“The lifestyle” (as swingers fondly call it) is seeping into suburban, upper-middle-class social scenes, and people are taking notice. Over drinks and dessert, discussions once focused on home renovations and restaurant openings are now giving way to talk about wife-swapping and tales of key parties down the block.

Last month, I attended an end-of-the-elementary-school-year family barbecue in my woodsy suburban neighborhood outside of Washington, D.C. Sitting with four other couples as the kids played Wii downstairs, the parents’ conversations turned from second-grade teacher reputations and fourth quarter grades to the rumored “swingers” parties one community over.

Those of us who had heard it before had a twinkle in their eyes. It shocked those who hadn’t — then sparked their curiosity.

Is this curiosity a throwback to the free-feeling 70s or are 30- and 40-something married couples getting restless?

Determined to unravel the mystery, I scored myself an invitation to an underground swingers club. For one night, I gained access to the entire club and got introduced to women who could answer my overriding questions of “why do you do it?” and “how can you do it?”

Tucked behind a nondescript building and a 7/11 is The Tabu Social Club in Catonsville, Maryland. Once you see the blue awning with a fancy “T” you know you’re in the right place. I remember marveling at how their elaborate black iron gate gave the entryway an almost regal quality.


The outgoing owners looked like people I might run into at a health club or local take-out joint. They greeted me warmly and introduced me and first-time member couples to our “tour guides.”

A nice, friendly couple happily approached us and calmly began the tour as if we were checking out a model home or tourist attraction. When they suggested we start downstairs, the newbies and I followed them down a well-lit but long and narrow stairway full of fear.

I imagined what sights I would see at the end. Some kind of orgy? Group sex rooms in full force? Whips and chains? Some scene out of a movie? Not quite yet.

It was still early — 10:45 PM — and the tour began with trips to every “room.” Theme rooms, swing rooms, voyeur rooms — you name it, there they were. Red lights above each doorway indicated what was free, and you had to schedule with the hostess.

From round beds that people outside the window could rotate by pushing a button for an optimal view, to a structured system that involved staffers scheduling rooms and changing sheets, the smoothness of the operation surprised and impressed me.

When they suggested we head to the group room, I tried to feel gusty. Sneaking up on a group of people actually having sex? Peering in, I saw all the beds were empty at this point. The guides informed me things would heat up later.

Couples of all ages and races gathered on the sofas near the “observation rooms” drinking and chatting. Many greeted each other warmly, like old home week. They told me about seventy percent of club members meet up on popular swingers’ websites such as Club Voodoo.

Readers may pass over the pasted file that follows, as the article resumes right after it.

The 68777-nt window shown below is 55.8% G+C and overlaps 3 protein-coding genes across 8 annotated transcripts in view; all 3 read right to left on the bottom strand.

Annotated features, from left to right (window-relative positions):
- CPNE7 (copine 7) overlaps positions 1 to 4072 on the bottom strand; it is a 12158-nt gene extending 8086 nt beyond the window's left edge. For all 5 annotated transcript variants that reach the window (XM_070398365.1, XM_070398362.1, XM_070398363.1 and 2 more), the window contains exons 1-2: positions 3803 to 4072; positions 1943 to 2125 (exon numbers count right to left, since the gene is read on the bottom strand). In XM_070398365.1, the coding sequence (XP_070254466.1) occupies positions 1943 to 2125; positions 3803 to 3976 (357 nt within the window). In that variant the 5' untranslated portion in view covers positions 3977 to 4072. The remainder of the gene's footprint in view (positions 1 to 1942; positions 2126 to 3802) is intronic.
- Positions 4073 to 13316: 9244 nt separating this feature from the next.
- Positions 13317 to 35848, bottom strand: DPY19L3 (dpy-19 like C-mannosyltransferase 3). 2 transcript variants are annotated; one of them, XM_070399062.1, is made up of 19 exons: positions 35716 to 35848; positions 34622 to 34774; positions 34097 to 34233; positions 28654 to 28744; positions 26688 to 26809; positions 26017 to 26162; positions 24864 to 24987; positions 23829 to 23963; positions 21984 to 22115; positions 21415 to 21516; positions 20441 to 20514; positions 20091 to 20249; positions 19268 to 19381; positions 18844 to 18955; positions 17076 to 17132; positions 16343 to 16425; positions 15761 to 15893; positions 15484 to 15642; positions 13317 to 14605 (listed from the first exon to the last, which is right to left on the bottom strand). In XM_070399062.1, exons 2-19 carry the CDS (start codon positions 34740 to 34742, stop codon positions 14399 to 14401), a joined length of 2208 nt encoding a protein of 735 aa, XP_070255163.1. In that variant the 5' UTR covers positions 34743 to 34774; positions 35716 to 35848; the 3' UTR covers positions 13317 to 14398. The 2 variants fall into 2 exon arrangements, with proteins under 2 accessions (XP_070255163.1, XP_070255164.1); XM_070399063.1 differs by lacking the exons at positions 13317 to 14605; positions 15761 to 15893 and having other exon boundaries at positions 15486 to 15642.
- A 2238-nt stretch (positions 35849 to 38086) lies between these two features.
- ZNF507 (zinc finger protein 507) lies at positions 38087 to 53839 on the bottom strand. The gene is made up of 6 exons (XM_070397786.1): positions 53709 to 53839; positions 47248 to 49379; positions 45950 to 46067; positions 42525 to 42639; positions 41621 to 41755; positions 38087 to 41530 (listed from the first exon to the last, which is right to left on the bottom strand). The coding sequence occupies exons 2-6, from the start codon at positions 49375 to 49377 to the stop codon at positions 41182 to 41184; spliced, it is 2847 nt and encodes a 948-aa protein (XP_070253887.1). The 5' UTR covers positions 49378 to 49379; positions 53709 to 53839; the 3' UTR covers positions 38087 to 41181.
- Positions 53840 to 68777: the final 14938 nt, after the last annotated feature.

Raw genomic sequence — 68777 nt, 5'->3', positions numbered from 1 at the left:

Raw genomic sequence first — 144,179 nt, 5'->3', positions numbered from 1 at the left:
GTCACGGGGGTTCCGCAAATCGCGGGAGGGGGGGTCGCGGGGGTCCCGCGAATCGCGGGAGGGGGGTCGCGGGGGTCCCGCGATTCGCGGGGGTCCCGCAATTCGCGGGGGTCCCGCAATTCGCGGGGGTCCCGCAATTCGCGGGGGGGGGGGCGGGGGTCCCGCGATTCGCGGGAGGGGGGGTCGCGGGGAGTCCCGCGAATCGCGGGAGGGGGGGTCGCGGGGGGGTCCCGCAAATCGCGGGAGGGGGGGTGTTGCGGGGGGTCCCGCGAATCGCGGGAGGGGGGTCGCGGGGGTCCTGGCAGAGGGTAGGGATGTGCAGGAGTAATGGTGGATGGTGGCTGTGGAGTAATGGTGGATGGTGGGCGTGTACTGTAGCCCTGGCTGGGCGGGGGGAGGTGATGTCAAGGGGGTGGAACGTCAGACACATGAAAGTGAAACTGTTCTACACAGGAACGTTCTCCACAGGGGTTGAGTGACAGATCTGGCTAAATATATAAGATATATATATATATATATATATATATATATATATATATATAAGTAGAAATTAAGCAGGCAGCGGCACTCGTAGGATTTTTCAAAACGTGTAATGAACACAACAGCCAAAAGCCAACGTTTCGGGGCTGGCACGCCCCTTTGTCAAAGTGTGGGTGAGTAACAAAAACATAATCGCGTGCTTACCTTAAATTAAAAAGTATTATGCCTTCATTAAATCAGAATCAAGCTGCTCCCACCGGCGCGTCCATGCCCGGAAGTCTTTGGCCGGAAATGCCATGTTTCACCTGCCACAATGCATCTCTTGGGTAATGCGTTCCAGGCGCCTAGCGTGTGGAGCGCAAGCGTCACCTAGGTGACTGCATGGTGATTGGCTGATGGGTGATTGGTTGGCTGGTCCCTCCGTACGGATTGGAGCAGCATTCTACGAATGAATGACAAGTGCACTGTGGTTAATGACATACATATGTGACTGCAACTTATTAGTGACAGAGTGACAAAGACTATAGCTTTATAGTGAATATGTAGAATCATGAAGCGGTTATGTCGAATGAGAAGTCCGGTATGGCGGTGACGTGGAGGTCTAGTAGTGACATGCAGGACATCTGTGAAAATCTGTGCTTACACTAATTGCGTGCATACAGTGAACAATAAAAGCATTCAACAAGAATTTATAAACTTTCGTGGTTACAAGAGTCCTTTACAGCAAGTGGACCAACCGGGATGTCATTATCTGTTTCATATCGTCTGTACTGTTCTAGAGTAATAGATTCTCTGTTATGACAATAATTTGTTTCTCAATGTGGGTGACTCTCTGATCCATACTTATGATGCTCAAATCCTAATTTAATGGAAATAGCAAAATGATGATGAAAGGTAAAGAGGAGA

Back upstairs, at first glance, the sprawling bar could have been a regular bar anywhere. The club’s policy was BYOB, and the moment you walked in the bartender smoothly took your bottles and put them on ice. But looking a little more closely, I could see signs this was no ordinary bar.

One woman who looked like she could have been a parent volunteer at my son’s preschool suddenly thanked the female bartender with a passionate kiss instead of a dollar tip. A bartender took his shirt off and accepted five dollar bills down the front of his pants from virtual strangers.

I swear several nicely dressed women smiled right at me instead of at my husband. By far, the most action occurred on the dance floor.

The club planned a “blackout” for midnight (the staff distributed glow sticks throughout the night). They assured me security would be good and nobody would grope anyone without an OK. I would have liked to stay later to see if more action happened, but my husband was anxious to go.

Three things struck me about the club atmosphere and clientele: everyone was in a great mood (and this is before the night’s real action began), lots of people seemed to know each other, and everyone seemed pretty relaxed.

The owners ran their underground swingers club like a business, socialized like a host and hostess would anywhere, and seemed proud to preside over a club that so many people in the swinglifestyle called home on weekend nights.

As for the swinging and social scene? Strange, yes. Sexual? Absolutely. Sleazy? Only a few people who were so scantily dressed my head spun. Surreal? You bet.

People may not understand it or condone it, but perhaps they ought to respect the choice.

Whether you are a woman swept up in thinking about the swingers phenomenon or curious to explore it, the big question on your mind must be this: Why do married women do it? How can they actually step into this world? I spoke to five happily married women swingers to learn more.

Risque Accessories to Ring in Memorial Day Right

After seeing these patriotic pasties by Etsy artisan Alana Ryan (maxineintrousers), I’m convinced that if you’re not celebrating Memorial Day with these red-and-blue tasseled accessories, you’re not doing it right.